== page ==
Erik Holmberg (astronomer)
13 November 1908|
1 February 2000 (aged 91)|
|Alma mater||Lund University|
|Known for||Effects of interacting galaxies|
Erik Holmberg (13 November 1908 – 1 February 2000) was a Swedish astronomer and cosmologist. He is most famous for his work in the effects of interacting galaxies. This research showed that galaxies that came near each other would likely combine to form a larger galaxy.
In 1908, Holmberg was born to Malcolm and Anna Holmberg in Skillingaryd, Sweden. In 1947 he married Martha Asdahl. They had one daughter named Osa, who was born in 1953. He died on 1 February 2000 in Gothenburg, at the age of 91.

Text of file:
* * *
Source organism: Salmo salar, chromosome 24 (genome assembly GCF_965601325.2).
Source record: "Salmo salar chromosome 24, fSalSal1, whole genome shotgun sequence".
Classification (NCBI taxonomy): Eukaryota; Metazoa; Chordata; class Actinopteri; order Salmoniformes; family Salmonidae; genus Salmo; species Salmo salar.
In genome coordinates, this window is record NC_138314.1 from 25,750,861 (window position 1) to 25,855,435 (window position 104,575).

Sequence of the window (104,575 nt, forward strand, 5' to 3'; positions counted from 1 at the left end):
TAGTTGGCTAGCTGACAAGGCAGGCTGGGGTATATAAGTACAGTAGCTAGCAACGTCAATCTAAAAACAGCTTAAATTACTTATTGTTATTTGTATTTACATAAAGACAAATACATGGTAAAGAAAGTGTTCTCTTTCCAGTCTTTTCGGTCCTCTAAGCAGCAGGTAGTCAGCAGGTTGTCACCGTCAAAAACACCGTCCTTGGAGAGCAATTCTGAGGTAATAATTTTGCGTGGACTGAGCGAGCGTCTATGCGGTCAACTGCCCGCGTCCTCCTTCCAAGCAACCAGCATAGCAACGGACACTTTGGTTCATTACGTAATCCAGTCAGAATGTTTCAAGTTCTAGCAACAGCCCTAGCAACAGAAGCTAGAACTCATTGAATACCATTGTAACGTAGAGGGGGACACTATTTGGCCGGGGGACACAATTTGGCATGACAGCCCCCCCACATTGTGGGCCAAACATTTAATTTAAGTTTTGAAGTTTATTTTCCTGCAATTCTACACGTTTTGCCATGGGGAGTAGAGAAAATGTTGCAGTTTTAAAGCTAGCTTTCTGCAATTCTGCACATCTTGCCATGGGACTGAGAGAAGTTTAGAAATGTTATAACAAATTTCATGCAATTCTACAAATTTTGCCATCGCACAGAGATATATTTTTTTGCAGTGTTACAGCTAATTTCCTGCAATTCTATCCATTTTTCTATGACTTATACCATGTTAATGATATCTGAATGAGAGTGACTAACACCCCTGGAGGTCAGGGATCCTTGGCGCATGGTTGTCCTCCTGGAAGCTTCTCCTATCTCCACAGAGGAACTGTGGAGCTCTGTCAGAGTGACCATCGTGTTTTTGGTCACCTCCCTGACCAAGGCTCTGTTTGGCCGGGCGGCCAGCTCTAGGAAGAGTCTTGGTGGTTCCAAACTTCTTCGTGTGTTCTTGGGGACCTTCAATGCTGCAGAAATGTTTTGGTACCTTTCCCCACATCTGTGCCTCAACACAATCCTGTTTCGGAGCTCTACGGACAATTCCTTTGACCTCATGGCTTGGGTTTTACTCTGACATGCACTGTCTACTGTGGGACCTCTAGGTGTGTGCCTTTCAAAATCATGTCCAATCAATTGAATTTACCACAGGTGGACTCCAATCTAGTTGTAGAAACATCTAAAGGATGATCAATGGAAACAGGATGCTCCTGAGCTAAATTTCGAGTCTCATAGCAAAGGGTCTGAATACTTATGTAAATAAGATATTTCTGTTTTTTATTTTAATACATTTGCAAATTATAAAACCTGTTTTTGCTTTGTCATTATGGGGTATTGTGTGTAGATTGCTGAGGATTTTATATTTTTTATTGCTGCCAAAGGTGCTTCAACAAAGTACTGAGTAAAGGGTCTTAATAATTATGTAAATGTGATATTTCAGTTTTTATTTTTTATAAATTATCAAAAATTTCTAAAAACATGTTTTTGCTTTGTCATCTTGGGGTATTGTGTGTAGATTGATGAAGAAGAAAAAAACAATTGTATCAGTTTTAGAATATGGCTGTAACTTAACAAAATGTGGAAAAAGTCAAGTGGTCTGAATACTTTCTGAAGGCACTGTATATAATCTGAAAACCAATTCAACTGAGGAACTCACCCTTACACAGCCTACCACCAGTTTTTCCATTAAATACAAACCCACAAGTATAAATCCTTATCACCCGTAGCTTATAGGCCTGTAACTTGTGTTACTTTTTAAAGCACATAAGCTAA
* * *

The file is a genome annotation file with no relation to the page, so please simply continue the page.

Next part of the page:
In 1941, Holmberg published the works of an experiment to study the effects of interacting galaxies. In order to simulate the effect, he constructed an array of 37 lightbulbs. Using photocells, he measured the simulated force of gravity. Over time, the galaxies moved closer toward each other. He also concluded in a later experiment that elliptical galaxies are generally older than spiral galaxies, among other discoveries.
|This European astronomer-related article is a stub. You can help Wikipedia by expanding it.|